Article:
Crossman also points out in a phone interview that most animal-human interaction studies are done with dogs or horses, so whether the benefits that have been observed in studies translate to other animals (like goats) is hard to say. In addition to the poor evidence behind the benefits there is also the animal welfare to consider. As with the highly controversial dolphin-assisted therapy, which was found to be nothing more than a fad, dolphins were kept in small confined spaces causing them undue distress.
Humane Society spokesperson Katie Lisnik does point out that there is a big difference between entrapping a wild animal and having animals that are used to humans wandering around a yoga class. "We encourage the human-animal bond but we need to make sure it's not causing stress for the animals. As long as that's kept in mind then I think is a really wonderful idea," Lisnik says.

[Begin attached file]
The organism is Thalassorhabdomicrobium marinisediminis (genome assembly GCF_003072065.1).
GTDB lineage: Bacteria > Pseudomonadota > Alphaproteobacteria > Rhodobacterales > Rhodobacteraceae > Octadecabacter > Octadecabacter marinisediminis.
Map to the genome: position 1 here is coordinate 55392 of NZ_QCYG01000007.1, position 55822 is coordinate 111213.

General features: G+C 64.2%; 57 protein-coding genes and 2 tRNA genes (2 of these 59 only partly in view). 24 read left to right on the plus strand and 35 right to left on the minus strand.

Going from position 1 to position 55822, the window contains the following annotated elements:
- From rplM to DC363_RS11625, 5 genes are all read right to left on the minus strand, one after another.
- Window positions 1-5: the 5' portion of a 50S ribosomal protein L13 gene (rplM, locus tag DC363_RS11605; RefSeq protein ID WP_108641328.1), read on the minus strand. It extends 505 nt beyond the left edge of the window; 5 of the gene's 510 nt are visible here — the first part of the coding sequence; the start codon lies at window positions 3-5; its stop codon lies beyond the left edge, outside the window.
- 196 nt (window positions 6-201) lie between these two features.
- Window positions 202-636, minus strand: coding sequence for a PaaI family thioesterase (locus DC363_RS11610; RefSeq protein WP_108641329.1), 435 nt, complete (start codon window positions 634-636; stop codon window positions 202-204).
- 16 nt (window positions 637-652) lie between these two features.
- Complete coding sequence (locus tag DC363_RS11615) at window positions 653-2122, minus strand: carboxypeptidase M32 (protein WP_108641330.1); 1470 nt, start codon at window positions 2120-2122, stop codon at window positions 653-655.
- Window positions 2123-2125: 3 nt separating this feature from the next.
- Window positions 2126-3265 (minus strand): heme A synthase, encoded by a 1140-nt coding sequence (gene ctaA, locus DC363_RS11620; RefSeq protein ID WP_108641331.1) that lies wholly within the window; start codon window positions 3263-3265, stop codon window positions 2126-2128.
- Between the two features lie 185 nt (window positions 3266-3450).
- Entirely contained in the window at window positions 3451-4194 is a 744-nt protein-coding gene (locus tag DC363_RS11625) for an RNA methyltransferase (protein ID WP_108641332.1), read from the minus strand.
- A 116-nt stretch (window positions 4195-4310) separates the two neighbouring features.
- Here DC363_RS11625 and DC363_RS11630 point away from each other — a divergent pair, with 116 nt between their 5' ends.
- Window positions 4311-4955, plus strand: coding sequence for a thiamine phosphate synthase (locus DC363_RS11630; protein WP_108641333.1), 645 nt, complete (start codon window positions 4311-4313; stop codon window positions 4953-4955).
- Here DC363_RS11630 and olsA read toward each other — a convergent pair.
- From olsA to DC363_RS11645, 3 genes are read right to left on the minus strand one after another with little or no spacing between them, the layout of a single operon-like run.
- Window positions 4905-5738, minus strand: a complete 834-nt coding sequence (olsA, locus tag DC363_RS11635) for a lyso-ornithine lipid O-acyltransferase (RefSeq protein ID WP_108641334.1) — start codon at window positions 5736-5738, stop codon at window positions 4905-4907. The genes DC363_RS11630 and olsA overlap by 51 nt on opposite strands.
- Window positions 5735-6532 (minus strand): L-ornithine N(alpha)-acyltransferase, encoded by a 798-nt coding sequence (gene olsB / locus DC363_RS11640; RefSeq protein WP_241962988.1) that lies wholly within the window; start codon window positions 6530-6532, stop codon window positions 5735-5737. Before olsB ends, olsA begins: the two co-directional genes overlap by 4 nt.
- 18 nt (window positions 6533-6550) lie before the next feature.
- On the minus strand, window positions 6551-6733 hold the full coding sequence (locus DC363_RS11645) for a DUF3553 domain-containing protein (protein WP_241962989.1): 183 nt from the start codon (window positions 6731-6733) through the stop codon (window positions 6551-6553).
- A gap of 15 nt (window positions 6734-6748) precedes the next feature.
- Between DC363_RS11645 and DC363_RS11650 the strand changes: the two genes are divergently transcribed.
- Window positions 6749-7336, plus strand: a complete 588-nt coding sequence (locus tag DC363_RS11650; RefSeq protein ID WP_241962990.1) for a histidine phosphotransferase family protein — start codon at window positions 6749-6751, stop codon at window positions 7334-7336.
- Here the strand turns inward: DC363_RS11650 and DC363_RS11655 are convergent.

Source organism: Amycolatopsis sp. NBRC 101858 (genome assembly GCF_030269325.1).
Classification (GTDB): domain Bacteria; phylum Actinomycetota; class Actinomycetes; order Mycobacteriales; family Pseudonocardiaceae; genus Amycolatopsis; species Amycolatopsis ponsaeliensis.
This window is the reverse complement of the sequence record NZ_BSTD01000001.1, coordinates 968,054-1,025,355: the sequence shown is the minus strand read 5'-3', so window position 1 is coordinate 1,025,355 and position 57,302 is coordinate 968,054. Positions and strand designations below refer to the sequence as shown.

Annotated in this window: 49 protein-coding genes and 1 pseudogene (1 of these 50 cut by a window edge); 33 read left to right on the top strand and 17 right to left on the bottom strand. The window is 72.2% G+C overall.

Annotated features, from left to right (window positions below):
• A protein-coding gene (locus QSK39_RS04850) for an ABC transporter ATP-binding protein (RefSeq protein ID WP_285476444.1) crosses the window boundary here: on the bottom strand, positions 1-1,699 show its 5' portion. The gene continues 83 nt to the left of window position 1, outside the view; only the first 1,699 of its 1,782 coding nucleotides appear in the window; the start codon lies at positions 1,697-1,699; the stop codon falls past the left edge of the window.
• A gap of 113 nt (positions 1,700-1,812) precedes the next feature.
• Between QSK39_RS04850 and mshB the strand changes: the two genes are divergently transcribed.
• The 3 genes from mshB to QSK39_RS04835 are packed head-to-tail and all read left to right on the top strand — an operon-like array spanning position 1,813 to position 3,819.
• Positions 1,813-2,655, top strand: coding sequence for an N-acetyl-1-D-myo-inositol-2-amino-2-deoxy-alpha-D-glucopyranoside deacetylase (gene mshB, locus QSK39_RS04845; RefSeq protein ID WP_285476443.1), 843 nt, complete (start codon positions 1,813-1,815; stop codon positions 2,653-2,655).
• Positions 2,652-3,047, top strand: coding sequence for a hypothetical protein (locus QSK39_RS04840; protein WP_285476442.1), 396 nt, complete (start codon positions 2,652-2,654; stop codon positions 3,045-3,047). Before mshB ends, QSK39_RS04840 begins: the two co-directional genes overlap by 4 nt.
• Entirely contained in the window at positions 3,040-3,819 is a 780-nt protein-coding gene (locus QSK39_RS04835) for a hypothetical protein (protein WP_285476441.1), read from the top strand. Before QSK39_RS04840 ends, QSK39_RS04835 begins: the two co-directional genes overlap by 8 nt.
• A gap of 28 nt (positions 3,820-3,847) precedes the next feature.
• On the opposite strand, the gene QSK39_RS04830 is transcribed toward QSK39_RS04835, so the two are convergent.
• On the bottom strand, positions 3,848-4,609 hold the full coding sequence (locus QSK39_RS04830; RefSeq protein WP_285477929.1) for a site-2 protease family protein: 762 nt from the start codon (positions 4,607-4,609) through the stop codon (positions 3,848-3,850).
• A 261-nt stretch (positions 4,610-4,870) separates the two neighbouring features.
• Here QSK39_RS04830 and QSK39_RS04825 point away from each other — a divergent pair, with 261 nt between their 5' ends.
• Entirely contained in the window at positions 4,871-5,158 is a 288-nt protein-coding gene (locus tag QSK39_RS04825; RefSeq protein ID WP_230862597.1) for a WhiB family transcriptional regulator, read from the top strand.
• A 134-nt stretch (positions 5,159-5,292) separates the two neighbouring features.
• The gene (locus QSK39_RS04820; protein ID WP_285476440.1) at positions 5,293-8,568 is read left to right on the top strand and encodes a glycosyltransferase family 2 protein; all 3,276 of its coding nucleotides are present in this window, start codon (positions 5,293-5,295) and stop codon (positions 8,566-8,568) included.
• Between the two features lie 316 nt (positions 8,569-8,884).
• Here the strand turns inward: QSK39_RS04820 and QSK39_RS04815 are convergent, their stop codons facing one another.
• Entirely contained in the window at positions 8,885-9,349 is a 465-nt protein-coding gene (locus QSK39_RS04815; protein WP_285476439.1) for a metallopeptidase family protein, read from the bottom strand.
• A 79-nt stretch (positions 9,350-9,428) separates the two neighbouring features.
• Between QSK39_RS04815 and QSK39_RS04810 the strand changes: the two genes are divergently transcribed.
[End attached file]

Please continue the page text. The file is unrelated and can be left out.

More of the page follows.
At the Full Circle Ranch, most people were respectful and only interacted with the goats if the animals came to them. But there were a number of people who would wrangle the four-legged creatures as they tried to get selfies, holding them tightly and preventing them from escaping like they desperately wanted to do.
"[People] think about what we would like but what's beneficial or stressful to animals is very different from what's beneficial to humans," Crossman says. "Without training, people aren't great at recognizing signs of stress in animals…and that can result in harm to the animals and the people. Herzog adds that while there are few studies that look at the animal welfare side of animal-assisted therapy, he says there is plenty of anecdotal evidence of therapy animals experiencing burnout.
Despite all of this, I get the draw: Small animals with big eyes are cute. But there's no need to claim "therapeutic benefits" or masquerade it as animal-assisted-therapy. It shouldn't even really be called an exercise class for that matter; there is virtually no exercise happening. Just call it what it is: a chance to take selfies with [insert adorable animal here].